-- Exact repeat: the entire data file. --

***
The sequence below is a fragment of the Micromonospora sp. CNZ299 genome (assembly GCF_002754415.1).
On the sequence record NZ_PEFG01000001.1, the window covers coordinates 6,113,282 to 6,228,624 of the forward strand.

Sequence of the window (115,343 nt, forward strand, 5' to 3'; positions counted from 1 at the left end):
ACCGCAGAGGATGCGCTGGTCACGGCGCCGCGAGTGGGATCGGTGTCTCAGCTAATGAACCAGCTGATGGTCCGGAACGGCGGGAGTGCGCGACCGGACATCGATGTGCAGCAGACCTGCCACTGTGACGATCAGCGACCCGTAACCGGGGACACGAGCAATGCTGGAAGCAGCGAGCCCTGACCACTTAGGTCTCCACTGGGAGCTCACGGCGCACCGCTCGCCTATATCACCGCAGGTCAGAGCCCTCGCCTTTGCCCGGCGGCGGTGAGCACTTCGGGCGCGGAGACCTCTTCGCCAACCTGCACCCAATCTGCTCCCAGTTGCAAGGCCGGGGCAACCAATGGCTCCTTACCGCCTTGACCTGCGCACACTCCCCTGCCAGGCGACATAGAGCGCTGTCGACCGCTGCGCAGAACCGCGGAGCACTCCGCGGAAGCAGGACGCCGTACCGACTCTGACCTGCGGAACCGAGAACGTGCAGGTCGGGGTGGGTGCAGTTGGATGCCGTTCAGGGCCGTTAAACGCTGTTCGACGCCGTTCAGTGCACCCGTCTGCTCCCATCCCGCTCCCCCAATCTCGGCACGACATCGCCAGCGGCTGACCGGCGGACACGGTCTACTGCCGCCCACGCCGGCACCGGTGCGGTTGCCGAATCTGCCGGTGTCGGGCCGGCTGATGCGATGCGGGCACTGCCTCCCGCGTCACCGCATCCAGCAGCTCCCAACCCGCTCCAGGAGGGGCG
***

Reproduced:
The sequence below is a fragment of the Micromonospora sp. CNZ299 genome (assembly GCF_002754415.1).
On the sequence record NZ_PEFG01000001.1, the window covers coordinates 6,113,282 to 6,228,624 of the forward strand.

Sequence of the window (115,343 nt, forward strand, 5' to 3'; positions counted from 1 at the left end):
ACCGCAGAGGATGCGCTGGTCACGGCGCCGCGAGTGGGATCGGTGTCTCAGCTAATGAACCAGCTGATGGTCCGGAACGGCGGGAGTGCGCGACCGGACATCGATGTGCAGCAGACCTGCCACTGTGACGATCAGCGACCCGTAACCGGGGACACGAGCAATGCTGGAAGCAGCGAGCCCTGACCACTTAGGTCTCCACTGGGAGCTCACGGCGCACCGCTCGCCTATATCACCGCAGGTCAGAGCCCTCGCCTTTGCCCGGCGGCGGTGAGCACTTCGGGCGCGGAGACCTCTTCGCCAACCTGCACCCAATCTGCTCCCAGTTGCAAGGCCGGGGCAACCAATGGCTCCTTACCGCCTTGACCTGCGCACACTCCCCTGCCAGGCGACATAGAGCGCTGTCGACCGCTGCGCAGAACCGCGGAGCACTCCGCGGAAGCAGGACGCCGTACCGACTCTGACCTGCGGAACCGAGAACGTGCAGGTCGGGGTGGGTGCAGTTGGATGCCGTTCAGGGCCGTTAAACGCTGTTCGACGCCGTTCAGTGCACCCGTCTGCTCCCATCCCGCTCCCCCAATCTCGGCACGACATCGCCAGCGGCTGACCGGCGGACACGGTCTACTGCCGCCCACGCCGGCACCGGTGCGGTTGCCGAATCTGCCGGTGTCGGGCCGGCTGATGCGATGCGGGCACTGCCTCCCGCGTCACCGCATCCAGCAGCTCCCAACCCGCTCCAGGAGGGGCG